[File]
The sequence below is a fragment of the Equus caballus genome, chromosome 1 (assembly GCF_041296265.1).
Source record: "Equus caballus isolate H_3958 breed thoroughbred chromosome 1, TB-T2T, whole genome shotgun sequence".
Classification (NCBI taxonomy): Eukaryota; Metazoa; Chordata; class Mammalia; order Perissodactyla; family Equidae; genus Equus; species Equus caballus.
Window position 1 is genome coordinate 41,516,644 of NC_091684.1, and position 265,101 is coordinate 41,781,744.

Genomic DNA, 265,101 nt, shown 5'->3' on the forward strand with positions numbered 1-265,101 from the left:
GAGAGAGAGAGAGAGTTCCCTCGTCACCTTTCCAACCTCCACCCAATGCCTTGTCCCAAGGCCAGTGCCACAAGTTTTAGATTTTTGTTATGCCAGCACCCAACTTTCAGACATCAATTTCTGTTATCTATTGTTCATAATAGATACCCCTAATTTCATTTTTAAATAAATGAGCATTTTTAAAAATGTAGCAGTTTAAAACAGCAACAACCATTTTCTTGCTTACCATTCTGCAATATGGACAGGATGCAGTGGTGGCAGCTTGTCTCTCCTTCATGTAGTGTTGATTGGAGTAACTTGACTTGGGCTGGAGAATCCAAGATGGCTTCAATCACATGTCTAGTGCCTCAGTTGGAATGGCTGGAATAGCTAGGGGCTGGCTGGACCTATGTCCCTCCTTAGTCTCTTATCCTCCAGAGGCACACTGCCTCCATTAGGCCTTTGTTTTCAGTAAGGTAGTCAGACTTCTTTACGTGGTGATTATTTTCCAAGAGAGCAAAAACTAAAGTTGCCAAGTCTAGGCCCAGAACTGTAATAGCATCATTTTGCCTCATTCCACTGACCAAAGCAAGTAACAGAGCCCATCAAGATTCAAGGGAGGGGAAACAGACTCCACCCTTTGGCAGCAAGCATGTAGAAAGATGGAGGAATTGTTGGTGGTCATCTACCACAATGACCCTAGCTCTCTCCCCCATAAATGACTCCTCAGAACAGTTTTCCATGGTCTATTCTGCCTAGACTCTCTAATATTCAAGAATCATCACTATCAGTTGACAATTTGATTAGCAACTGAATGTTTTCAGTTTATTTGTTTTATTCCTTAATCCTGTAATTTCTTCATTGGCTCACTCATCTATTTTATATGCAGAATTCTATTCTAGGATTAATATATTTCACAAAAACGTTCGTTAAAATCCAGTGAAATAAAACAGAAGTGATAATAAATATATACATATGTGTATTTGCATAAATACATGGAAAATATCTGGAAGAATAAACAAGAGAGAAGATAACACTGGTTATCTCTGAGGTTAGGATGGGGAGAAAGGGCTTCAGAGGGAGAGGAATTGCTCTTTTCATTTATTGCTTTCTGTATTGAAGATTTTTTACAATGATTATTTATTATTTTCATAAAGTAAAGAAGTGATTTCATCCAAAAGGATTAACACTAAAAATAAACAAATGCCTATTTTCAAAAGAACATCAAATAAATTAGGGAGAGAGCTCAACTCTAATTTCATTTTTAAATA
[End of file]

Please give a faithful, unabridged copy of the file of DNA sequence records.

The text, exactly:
The sequence below is a fragment of the Equus caballus genome, chromosome 1 (assembly GCF_041296265.1).
Source record: "Equus caballus isolate H_3958 breed thoroughbred chromosome 1, TB-T2T, whole genome shotgun sequence".
Classification (NCBI taxonomy): Eukaryota; Metazoa; Chordata; class Mammalia; order Perissodactyla; family Equidae; genus Equus; species Equus caballus.
Window position 1 is genome coordinate 41,516,644 of NC_091684.1, and position 265,101 is coordinate 41,781,744.

Genomic DNA, 265,101 nt, shown 5'->3' on the forward strand with positions numbered 1-265,101 from the left:
GAGAGAGAGAGAGAGTTCCCTCGTCACCTTTCCAACCTCCACCCAATGCCTTGTCCCAAGGCCAGTGCCACAAGTTTTAGATTTTTGTTATGCCAGCACCCAACTTTCAGACATCAATTTCTGTTATCTATTGTTCATAATAGATACCCCTAATTTCATTTTTAAATAAATGAGCATTTTTAAAAATGTAGCAGTTTAAAACAGCAACAACCATTTTCTTGCTTACCATTCTGCAATATGGACAGGATGCAGTGGTGGCAGCTTGTCTCTCCTTCATGTAGTGTTGATTGGAGTAACTTGACTTGGGCTGGAGAATCCAAGATGGCTTCAATCACATGTCTAGTGCCTCAGTTGGAATGGCTGGAATAGCTAGGGGCTGGCTGGACCTATGTCCCTCCTTAGTCTCTTATCCTCCAGAGGCACACTGCCTCCATTAGGCCTTTGTTTTCAGTAAGGTAGTCAGACTTCTTTACGTGGTGATTATTTTCCAAGAGAGCAAAAACTAAAGTTGCCAAGTCTAGGCCCAGAACTGTAATAGCATCATTTTGCCTCATTCCACTGACCAAAGCAAGTAACAGAGCCCATCAAGATTCAAGGGAGGGGAAACAGACTCCACCCTTTGGCAGCAAGCATGTAGAAAGATGGAGGAATTGTTGGTGGTCATCTACCACAATGACCCTAGCTCTCTCCCCCATAAATGACTCCTCAGAACAGTTTTCCATGGTCTATTCTGCCTAGACTCTCTAATATTCAAGAATCATCACTATCAGTTGACAATTTGATTAGCAACTGAATGTTTTCAGTTTATTTGTTTTATTCCTTAATCCTGTAATTTCTTCATTGGCTCACTCATCTATTTTATATGCAGAATTCTATTCTAGGATTAATATATTTCACAAAAACGTTCGTTAAAATCCAGTGAAATAAAACAGAAGTGATAATAAATATATACATATGTGTATTTGCATAAATACATGGAAAATATCTGGAAGAATAAACAAGAGAGAAGATAACACTGGTTATCTCTGAGGTTAGGATGGGGAGAAAGGGCTTCAGAGGGAGAGGAATTGCTCTTTTCATTTATTGCTTTCTGTATTGAAGATTTTTTACAATGATTATTTATTATTTTCATAAAGTAAAGAAGTGATTTCATCCAAAAGGATTAACACTAAAAATAAACAAATGCCTATTTTCAAAAGAACATCAAATAAATTAGGGAGAGAGCTCAACTCTAATTTCATTTTTAAATA